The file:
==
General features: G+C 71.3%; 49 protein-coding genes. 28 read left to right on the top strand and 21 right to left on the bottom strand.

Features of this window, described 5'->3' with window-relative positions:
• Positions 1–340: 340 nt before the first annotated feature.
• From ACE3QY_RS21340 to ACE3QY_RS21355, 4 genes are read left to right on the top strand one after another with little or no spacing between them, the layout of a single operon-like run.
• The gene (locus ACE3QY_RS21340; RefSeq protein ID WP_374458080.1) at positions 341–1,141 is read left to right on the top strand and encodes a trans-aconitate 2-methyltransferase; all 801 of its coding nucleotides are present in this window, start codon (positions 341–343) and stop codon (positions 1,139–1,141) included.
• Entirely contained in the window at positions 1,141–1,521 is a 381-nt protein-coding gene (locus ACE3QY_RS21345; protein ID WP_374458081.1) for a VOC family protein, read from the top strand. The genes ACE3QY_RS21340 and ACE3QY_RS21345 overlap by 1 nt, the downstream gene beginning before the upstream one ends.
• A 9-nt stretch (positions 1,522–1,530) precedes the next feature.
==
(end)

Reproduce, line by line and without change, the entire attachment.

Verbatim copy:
General features: G+C 71.3%; 49 protein-coding genes. 28 read left to right on the top strand and 21 right to left on the bottom strand.

Features of this window, described 5'->3' with window-relative positions:
• Positions 1–340: 340 nt before the first annotated feature.
• From ACE3QY_RS21340 to ACE3QY_RS21355, 4 genes are read left to right on the top strand one after another with little or no spacing between them, the layout of a single operon-like run.
• The gene (locus ACE3QY_RS21340; RefSeq protein ID WP_374458080.1) at positions 341–1,141 is read left to right on the top strand and encodes a trans-aconitate 2-methyltransferase; all 801 of its coding nucleotides are present in this window, start codon (positions 341–343) and stop codon (positions 1,139–1,141) included.
• Entirely contained in the window at positions 1,141–1,521 is a 381-nt protein-coding gene (locus ACE3QY_RS21345; protein ID WP_374458081.1) for a VOC family protein, read from the top strand. The genes ACE3QY_RS21340 and ACE3QY_RS21345 overlap by 1 nt, the downstream gene beginning before the upstream one ends.
• A 9-nt stretch (positions 1,522–1,530) precedes the next feature.